Also, you almost never have to deal with rejections because your own site’s authority is too low yet.
On the other hand, guest-posting is more resource-intensive than HARO link-building or link swaps. Crafting high-quality, original content requires time, effort, and writing skills (or money to pay for writing services).
PR backlinks come from mentions in media outlets. This tactic involves reaching out to editors and asking them to feature your link-worthy content on their websites.
PR link building may come in different forms such as:
Contrary to link swaps or guest posts, PR link building puts your brand in a more prominent position, often including a story behind the link. A distinct example of PR link-building is when you see study results from a particular brand shared across major media outlets.
Another effective strategy for acquiring high-authority backlinks is broken link building. This method involves identifying broken or dead links on authority websites and reaching out to the site owners to suggest replacing the broken link with a link to your content.
While time-consuming, this approach may appear incredibly rewarding.
The best place to start is looking for your competitors’ broken pages with backlinks. With a website crawler or link analysis tool like Ahrefs, you’ll do it in a few steps:
Dig deeper to identify sites linking to these dead pages, and you’ve got yourself a list for outreach.
Meet an almost utopian link-building method — creating link-worthy content.
Every day, millions of new posts are published, and only a handful of them get traction. If you’ve published high-quality content, but haven’t done anything to make it stand out, you won’t see an influx of inbound links any time soon.
Jakub Rudnik, Director of Content Marketing at ActiveCampaign, has once shared how easy it was to gain links with statistics roundups (one of the most popular types of link bait content) back in 2018:
Sounds good, right? Well, let’s read on:
“Of course, this strategy has been replicated over and over again in the last five years. There are literally hundreds of "email marketing statistics" articles that we'd have to compete with at ActiveCampaign. With a 90 DR, we could make it to page 1 for this one, but most companies shouldn't waste their time.”
Instead of publishing another stat roundup and struggling to keep pace with niche giants, Jakub recommends finding a unique angle and exploiting it. And we can’t help but agree.
Producing link bait content is more than writing up another article. It’s a project that requires planning, research, and creation of content nobody (or, let’s be real, almost nobody) has published before. Moreover, if you can’t boast the reputation of G2, you’ll need to do some PR outreach to get the word out.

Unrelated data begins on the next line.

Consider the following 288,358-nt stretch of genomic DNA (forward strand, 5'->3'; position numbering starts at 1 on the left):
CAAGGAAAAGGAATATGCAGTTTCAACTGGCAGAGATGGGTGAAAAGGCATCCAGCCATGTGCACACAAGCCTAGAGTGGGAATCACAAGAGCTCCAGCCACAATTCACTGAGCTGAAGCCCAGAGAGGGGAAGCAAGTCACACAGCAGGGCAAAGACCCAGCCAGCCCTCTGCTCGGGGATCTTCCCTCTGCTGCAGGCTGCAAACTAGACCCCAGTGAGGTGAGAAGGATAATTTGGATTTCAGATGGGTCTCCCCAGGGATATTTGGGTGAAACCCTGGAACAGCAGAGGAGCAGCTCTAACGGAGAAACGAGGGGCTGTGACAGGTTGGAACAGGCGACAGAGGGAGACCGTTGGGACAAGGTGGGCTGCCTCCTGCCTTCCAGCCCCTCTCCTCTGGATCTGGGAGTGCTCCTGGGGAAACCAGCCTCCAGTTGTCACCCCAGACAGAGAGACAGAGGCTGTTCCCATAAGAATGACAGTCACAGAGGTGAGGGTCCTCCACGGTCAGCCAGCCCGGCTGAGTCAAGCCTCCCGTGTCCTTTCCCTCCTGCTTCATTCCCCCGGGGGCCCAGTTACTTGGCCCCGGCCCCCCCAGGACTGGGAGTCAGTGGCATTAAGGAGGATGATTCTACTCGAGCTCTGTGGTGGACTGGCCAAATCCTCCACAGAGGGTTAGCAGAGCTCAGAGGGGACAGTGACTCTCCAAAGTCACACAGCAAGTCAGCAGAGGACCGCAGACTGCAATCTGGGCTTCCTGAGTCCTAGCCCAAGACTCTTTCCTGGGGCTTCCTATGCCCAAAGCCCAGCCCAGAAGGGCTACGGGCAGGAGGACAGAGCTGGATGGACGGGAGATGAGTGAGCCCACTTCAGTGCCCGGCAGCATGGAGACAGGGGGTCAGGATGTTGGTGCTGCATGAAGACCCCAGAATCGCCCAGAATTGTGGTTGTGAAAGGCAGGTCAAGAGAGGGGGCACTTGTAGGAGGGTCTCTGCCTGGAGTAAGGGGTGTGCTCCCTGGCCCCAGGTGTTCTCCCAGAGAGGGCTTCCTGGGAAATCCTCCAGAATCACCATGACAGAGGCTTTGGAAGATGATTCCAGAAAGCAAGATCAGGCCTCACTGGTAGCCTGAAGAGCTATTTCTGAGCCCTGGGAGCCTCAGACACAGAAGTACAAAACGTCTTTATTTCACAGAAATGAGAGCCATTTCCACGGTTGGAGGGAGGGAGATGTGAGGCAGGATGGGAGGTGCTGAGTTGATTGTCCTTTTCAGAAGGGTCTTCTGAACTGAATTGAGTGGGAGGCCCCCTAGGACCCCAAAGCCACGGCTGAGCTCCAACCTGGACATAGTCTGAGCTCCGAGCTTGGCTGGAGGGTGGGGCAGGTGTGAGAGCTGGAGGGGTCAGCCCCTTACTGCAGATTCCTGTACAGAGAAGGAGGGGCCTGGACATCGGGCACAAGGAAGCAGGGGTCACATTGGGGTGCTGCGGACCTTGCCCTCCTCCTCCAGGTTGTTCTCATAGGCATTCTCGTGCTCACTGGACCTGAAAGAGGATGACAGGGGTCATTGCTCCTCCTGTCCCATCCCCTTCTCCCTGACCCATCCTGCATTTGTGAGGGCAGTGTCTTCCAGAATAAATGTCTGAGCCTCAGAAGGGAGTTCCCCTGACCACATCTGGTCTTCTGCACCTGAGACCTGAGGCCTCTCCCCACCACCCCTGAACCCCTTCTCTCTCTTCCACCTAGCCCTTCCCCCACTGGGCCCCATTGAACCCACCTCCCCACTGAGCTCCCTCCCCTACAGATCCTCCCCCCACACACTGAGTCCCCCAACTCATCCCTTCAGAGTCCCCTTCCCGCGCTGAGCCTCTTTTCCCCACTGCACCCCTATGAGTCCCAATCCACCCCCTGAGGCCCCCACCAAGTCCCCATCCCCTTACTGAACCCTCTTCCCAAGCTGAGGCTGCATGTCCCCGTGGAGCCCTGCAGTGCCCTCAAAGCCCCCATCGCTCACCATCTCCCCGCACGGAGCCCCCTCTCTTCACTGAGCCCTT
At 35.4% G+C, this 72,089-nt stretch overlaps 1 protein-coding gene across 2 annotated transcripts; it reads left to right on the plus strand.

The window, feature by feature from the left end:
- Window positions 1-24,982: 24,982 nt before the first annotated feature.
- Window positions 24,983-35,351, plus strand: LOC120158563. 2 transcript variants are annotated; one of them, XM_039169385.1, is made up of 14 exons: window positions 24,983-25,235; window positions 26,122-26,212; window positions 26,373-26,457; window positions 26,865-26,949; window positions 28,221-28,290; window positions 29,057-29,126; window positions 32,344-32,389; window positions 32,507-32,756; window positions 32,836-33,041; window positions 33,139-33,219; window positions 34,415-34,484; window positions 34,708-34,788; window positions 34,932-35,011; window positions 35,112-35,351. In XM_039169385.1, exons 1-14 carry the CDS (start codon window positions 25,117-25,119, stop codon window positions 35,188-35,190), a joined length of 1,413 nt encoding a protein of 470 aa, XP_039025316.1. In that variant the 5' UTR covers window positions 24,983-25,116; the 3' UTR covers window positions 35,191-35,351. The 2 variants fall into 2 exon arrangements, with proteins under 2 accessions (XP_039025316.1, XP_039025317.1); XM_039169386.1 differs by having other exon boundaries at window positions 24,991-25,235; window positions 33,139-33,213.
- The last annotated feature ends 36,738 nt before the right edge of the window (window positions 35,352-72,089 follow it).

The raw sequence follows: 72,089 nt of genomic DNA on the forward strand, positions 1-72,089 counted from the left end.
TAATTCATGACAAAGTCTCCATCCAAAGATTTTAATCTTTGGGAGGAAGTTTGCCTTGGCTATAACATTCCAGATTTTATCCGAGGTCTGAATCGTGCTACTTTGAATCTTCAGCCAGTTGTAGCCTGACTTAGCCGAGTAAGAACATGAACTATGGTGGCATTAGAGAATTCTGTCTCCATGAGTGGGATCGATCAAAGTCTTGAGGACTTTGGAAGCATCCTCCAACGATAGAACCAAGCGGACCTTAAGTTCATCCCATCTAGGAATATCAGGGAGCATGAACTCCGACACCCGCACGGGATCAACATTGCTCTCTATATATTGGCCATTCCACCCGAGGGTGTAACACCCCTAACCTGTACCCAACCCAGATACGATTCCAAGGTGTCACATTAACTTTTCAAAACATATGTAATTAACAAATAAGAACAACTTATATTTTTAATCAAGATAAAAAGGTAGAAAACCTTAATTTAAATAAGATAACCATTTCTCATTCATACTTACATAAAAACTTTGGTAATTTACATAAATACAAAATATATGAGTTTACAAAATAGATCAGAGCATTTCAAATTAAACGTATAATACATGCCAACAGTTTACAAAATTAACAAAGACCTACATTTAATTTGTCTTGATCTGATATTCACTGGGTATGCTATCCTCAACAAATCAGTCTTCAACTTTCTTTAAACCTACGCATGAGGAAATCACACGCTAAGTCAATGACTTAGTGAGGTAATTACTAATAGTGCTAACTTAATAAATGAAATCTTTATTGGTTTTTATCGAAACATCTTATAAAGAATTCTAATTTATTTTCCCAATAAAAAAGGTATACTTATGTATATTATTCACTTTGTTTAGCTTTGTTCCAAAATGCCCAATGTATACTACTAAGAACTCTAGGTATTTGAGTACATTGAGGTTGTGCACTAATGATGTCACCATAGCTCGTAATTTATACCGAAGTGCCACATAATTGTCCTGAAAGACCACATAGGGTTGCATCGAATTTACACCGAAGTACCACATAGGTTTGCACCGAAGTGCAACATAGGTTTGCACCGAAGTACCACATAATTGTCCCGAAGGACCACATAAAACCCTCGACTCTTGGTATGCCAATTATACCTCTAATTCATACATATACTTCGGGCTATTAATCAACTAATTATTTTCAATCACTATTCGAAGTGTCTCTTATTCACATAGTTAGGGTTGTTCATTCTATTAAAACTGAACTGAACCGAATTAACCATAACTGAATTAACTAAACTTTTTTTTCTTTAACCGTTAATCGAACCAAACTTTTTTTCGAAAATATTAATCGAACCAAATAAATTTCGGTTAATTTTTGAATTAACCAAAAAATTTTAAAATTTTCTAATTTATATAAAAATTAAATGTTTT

Authority backlinks undoubtedly have a stronger impact on your profile than links from sites with weaker link profiles. Yet there are red flags to watch out for.
Link opportunities that seem promising based solely on DA or DR may hide shady practices. These third-party metrics are a good place to start, but you should always look into the site’s link profile, traffic numbers, and content they publish before trusting those numbers.
Looking at DR/DA in isolation is highly misleading. If the website barely has any traffic or its traffic is not coming from the countries you're targeting – it's better to skip it. Another thing to look at is the traffic dynamic – you want to see stable growth rather than sharp fluctuations.
Here's an example of what to avoid – the website has DR 72, but its organic traffic is just 1.1K. It's clear that the DR has been manipulated (see the screenshot).
Another example is an abrupt traffic drop, which demonstrates the website wasn’t growing with sustainable strategies (see the screenshot).”
Evelina Milenova, SEO Manager at Opinion Stage
Google indeed uses authority as a trust signal. But third-party metrics, like DA or DR, are just relative indicators that give us a rough numerical representation of a website's potential influence. While they’re helpful in many instances, you should remember they’re also easily manipulated.
Link relevance is a factor fewer people talk about, but it holds a similar weight as authority. When evaluating a site’s potential impact on your link profile, always make sure it not only shows strong SEO performance but is also topically relevant to your own content.